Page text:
Another example of a reasonable incentive structure can be seen in cryptocurrency stablecoins. Due to the instability of cryptocurrencies, which makes them unsuitable for economic trading, companies such as Tether and Coinbase have developed intermediate stablecoin currencies pegged to the value of the US dollar (by storing real financial assets) to mitigate this problem. Then there was concern about centralized and regulatory risks from one institution supporting this bridge between fiat and DeFi.

This quickly led to the development of decentralized stablecoins. The DAI cryptocurrency (exchanged for Ether) is the most popular example of such a stable coin, which relies on price incentives to balance its coin towards a valuation of $1.

As DeFi grows, cryptocurrency users will rely less on centralized third-party intermediaries, such as private companies like Binance, which face enormous pressure due to regulatory oversight.

Possibility of exit

Economist Albert Hirschmann has written extensively about the interaction of the roles of “exit” and “voice” in political governance. Hirschmann argued that the predatory behavior of nation states is restrained when citizens can back up the threat of exit (voice) with the action of exit.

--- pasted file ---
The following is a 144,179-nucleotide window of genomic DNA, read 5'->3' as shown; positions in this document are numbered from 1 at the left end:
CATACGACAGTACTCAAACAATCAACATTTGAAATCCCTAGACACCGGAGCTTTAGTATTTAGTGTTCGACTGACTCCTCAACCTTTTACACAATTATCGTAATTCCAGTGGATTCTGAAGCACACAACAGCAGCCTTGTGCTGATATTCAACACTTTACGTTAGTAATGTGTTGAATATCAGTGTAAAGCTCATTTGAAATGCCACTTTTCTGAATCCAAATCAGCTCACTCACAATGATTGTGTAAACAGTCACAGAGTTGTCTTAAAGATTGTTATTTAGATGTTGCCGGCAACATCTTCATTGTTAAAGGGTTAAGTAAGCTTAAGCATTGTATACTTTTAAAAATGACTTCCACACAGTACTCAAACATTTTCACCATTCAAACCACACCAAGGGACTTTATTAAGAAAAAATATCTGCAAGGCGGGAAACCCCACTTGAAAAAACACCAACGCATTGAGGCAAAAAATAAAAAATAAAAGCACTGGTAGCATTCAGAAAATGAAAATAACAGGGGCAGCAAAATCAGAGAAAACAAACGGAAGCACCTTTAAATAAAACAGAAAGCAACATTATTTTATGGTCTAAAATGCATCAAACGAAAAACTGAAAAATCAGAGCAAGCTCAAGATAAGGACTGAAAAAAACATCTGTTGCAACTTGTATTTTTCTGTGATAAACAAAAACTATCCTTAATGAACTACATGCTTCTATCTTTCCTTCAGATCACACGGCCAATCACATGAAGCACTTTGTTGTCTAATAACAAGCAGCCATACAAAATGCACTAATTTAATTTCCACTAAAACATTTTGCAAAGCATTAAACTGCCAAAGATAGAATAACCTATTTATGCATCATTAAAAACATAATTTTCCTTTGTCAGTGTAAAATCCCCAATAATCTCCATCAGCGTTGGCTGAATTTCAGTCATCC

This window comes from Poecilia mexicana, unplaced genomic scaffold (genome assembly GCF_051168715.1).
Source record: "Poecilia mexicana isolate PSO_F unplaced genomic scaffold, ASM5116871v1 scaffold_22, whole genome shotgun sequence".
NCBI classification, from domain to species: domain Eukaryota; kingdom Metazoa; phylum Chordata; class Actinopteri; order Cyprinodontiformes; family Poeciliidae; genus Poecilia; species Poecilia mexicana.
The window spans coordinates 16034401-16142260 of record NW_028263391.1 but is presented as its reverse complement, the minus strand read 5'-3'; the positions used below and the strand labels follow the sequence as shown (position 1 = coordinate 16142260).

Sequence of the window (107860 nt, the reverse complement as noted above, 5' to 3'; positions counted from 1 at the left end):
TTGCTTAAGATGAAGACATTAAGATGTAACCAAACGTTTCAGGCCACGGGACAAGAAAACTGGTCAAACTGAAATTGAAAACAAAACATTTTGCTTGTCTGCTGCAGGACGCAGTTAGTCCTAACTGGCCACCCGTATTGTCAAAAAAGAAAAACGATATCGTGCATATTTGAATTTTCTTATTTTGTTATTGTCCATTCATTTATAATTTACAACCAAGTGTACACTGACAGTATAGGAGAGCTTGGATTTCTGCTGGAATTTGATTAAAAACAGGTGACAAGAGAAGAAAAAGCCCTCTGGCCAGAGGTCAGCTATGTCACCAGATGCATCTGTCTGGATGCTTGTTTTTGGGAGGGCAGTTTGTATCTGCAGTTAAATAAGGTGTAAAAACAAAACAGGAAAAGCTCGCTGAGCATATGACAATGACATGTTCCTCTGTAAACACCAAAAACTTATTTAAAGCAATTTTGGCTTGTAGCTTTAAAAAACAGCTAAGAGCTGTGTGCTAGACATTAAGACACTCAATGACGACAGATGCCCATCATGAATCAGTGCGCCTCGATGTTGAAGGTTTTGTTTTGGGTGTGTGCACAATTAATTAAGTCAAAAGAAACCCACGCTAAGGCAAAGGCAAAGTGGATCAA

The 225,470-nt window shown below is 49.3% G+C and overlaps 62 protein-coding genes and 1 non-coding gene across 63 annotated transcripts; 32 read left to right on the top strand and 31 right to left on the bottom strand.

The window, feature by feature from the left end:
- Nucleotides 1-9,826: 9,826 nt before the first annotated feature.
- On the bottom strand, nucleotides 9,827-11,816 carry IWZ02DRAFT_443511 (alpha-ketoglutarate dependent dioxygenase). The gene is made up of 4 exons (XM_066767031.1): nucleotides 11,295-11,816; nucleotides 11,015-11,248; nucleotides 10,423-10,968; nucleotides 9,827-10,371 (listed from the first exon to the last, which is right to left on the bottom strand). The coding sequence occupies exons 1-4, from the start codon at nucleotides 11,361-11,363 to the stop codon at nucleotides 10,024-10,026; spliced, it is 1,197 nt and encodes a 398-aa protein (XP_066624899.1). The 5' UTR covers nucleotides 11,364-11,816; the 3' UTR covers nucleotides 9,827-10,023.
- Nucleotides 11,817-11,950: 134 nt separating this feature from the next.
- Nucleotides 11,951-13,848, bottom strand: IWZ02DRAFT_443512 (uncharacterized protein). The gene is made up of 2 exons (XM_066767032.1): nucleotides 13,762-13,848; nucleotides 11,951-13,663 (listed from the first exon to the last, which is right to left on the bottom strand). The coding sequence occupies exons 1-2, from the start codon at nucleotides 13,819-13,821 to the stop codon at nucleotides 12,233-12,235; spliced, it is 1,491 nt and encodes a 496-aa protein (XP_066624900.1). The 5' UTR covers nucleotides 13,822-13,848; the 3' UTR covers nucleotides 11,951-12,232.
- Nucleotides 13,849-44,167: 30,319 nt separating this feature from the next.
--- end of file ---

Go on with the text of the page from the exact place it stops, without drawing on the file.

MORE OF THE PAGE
It is also the same logic that prohibits businesses from offering a substandard product or service in a competitive market, or what distinguishes an authoritarian monarchy from a liberal democracy where voters have a political choice.

It is in this aspect that crypto ecosystems stand out. Barriers to exiting cryptocurrencies are almost free for the user, unlike exit barriers for fiat currencies, which citizens cannot use due to the monopolies of central banks in a geographical jurisdiction.

These low costs discipline blockchain developers from predatory management and give them strong incentives to promote the type of user experience that matches what users expect from the currency. Developers should be hypersensitive to any deviations from the basic philosophy and principles of the products they offer, so as not to harm the reputation in the eyes of consumers.